Congratulations on your bundle of joy! Childbirth is no easy task, neither is recovery. It may take a while for you to settle into your daily life as a new mom because you need to ease your way into things (no matter how many children you’ve had before). The biggest question women have postpartum is “how long will it take before my life goes back to normal?” Your OBGYN will tell you that it varies per mother but ultimately you dictate the course and pace of your own healing — before you can run again.
Your body will never be the same after giving birth and that’s not necessarily a bad thing. Sure, pregnancy and giving birth has its setbacks but you need to remind yourself that your body did something amazing and selfless — you brought life into this world. Giving birth is no easy feat! The whole process of pregnancy is complicated in itself. Recovery is a whole other journey — baby steps before you run. Everyone experiences childbirth differently which means that all mothers heal differently, some faster than others. So, don’t beat yourself up if you’re not up and running when you hit the six-week mark. In fact, most mothers take time off from running for several months before they feel like they’re comfortable enough to get up and go.
Postpartum recovery is an entire industry. In this day and age, there’s a solution to (most) of your post birth pains. However, these symptoms don’t go away overnight. It takes time for you to heal. No matter how you give birth, whether it be normally or through cesarean, there will always be a recovery period because postpartum is the transition between growing a baby inside of you to actually taking care of your baby. The key to recovering from these symptoms is to accept them as they are — proven and tested. You can’t magically make these symptoms go away, but if you eat healthy, get enough rest, and avoid stress, you should make a full recovery and get back to your regular scheduled programming.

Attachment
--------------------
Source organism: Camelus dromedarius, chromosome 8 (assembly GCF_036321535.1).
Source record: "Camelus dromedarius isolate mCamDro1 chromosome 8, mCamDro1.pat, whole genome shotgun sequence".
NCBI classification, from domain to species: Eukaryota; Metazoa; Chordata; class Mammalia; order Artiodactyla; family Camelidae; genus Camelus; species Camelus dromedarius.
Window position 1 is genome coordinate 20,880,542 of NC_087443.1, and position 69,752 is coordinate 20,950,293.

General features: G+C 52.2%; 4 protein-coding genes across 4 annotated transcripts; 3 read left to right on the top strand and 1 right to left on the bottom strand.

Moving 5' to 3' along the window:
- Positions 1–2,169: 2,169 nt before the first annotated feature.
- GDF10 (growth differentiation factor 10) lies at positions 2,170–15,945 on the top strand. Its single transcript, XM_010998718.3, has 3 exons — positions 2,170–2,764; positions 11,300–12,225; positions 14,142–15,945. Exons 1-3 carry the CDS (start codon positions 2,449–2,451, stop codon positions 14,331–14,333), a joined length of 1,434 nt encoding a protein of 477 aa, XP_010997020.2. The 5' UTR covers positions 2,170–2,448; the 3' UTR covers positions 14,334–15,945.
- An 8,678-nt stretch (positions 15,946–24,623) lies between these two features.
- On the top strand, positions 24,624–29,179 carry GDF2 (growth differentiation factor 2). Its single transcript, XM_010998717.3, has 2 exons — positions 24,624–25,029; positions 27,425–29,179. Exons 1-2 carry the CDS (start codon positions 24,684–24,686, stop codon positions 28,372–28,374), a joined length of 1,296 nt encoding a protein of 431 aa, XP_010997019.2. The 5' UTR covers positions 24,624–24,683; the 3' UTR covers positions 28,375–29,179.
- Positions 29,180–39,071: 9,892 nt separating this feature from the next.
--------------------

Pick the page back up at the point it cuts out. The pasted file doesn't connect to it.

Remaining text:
Your body needs time to reset itself after giving birth and hormonal imbalance is to be expected. During this time, your emotions will be all over the place, your maternal instincts will kick in and all your attention will be focused on your baby. It’s natural to feel guilt when you need to spend time apart from your baby, but you need to know that it’s alright to set aside time for yourself. You’re the only person who dictates the pace of your healing, and that includes the emotional aspect of it. You need to set time apart for yourself to cope with the stress of adjusting to a new life, both physically and emotionally.
Delayed weight loss
Upon childbirth, you lose six to twelve pounds depending on the size of your baby, however, your weight loss will slow considerably during postpartum. During pregnancy, you gain about 25 to 30 pounds on average and it may take several months or sometimes even a year to lose your pregnancy weight. You need to remind yourself that it took you nine months to gain that weight and you won’t lose it in a matter of two weeks. This weight gain is often discouraging for new moms and it takes a toll on their mental health. Additionally, aside from the emotional toll it takes on a new mother, it also becomes harder to run, physically. After childbirth, your body tends to hold on to the pregnancy weight. For some women it goes away naturally, but others need to put a little more work into it. We want to stress that you shouldn’t change the way you feel about yourself no matter how you look and if you want to go running, do it for your health.
Being a new mom is hard enough! Couple it with how your body is changing inside (and out) and all the work you have to do to keep your baby healthy, you’re bound to be tired all the time. If it’s not delayed weight loss or hormonal imbalance that’s affecting your drive to run, it must be how tired you are all the time. Fatigue is the occupational hazard of becoming a parent. Sometimes it’s so overwhelming you don’t have time to take care of yourself anymore. All your time is your baby’s and it will be like that for a while until they’ve reached a certain level of self-sufficiency.
Aches and pains
The biggest hindrance to your running will be your battle scars. Again this will vary depending on how you gave birth and what the circumstances were. If you’ve had a normal delivery, you’ll most likely experience perineum soreness and postpartum bleeding. C-sections are self-explanatory, you underwent a major surgery and it will take a while for your scar to fully heal. Your OBGYN will suggest that you avoid vigorous exercise and excessive movement while your stitches are healing up. Aside from that, your breasts will be sore from nursing — making it nearly impossible to walk up and down the stairs let alone run.